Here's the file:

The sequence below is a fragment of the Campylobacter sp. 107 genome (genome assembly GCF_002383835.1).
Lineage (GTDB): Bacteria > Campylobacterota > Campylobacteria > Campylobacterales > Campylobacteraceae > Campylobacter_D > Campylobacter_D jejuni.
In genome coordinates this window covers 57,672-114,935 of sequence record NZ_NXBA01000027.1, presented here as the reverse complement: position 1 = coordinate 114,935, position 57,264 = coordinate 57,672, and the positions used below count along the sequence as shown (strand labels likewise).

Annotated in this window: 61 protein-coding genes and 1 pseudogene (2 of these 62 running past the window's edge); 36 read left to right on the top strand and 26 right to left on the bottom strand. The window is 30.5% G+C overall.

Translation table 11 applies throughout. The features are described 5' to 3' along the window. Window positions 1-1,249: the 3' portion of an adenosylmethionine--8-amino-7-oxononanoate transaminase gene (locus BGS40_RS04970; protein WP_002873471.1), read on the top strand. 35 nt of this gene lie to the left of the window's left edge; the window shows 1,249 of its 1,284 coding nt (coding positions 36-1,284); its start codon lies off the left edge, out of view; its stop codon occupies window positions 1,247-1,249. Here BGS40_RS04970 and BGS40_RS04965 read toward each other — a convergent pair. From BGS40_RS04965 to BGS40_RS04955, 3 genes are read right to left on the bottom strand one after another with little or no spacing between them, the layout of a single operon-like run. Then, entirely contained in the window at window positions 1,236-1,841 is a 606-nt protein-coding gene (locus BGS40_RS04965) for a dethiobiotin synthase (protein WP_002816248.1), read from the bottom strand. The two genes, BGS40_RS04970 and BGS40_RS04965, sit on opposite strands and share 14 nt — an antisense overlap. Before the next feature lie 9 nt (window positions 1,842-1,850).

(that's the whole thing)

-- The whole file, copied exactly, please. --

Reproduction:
The sequence below is a fragment of the Campylobacter sp. 107 genome (genome assembly GCF_002383835.1).
Lineage (GTDB): Bacteria > Campylobacterota > Campylobacteria > Campylobacterales > Campylobacteraceae > Campylobacter_D > Campylobacter_D jejuni.
In genome coordinates this window covers 57,672-114,935 of sequence record NZ_NXBA01000027.1, presented here as the reverse complement: position 1 = coordinate 114,935, position 57,264 = coordinate 57,672, and the positions used below count along the sequence as shown (strand labels likewise).

Annotated in this window: 61 protein-coding genes and 1 pseudogene (2 of these 62 running past the window's edge); 36 read left to right on the top strand and 26 right to left on the bottom strand. The window is 30.5% G+C overall.

Translation table 11 applies throughout. The features are described 5' to 3' along the window. Window positions 1-1,249: the 3' portion of an adenosylmethionine--8-amino-7-oxononanoate transaminase gene (locus BGS40_RS04970; protein WP_002873471.1), read on the top strand. 35 nt of this gene lie to the left of the window's left edge; the window shows 1,249 of its 1,284 coding nt (coding positions 36-1,284); its start codon lies off the left edge, out of view; its stop codon occupies window positions 1,247-1,249. Here BGS40_RS04970 and BGS40_RS04965 read toward each other — a convergent pair. From BGS40_RS04965 to BGS40_RS04955, 3 genes are read right to left on the bottom strand one after another with little or no spacing between them, the layout of a single operon-like run. Then, entirely contained in the window at window positions 1,236-1,841 is a 606-nt protein-coding gene (locus BGS40_RS04965) for a dethiobiotin synthase (protein WP_002816248.1), read from the bottom strand. The two genes, BGS40_RS04970 and BGS40_RS04965, sit on opposite strands and share 14 nt — an antisense overlap. Before the next feature lie 9 nt (window positions 1,842-1,850).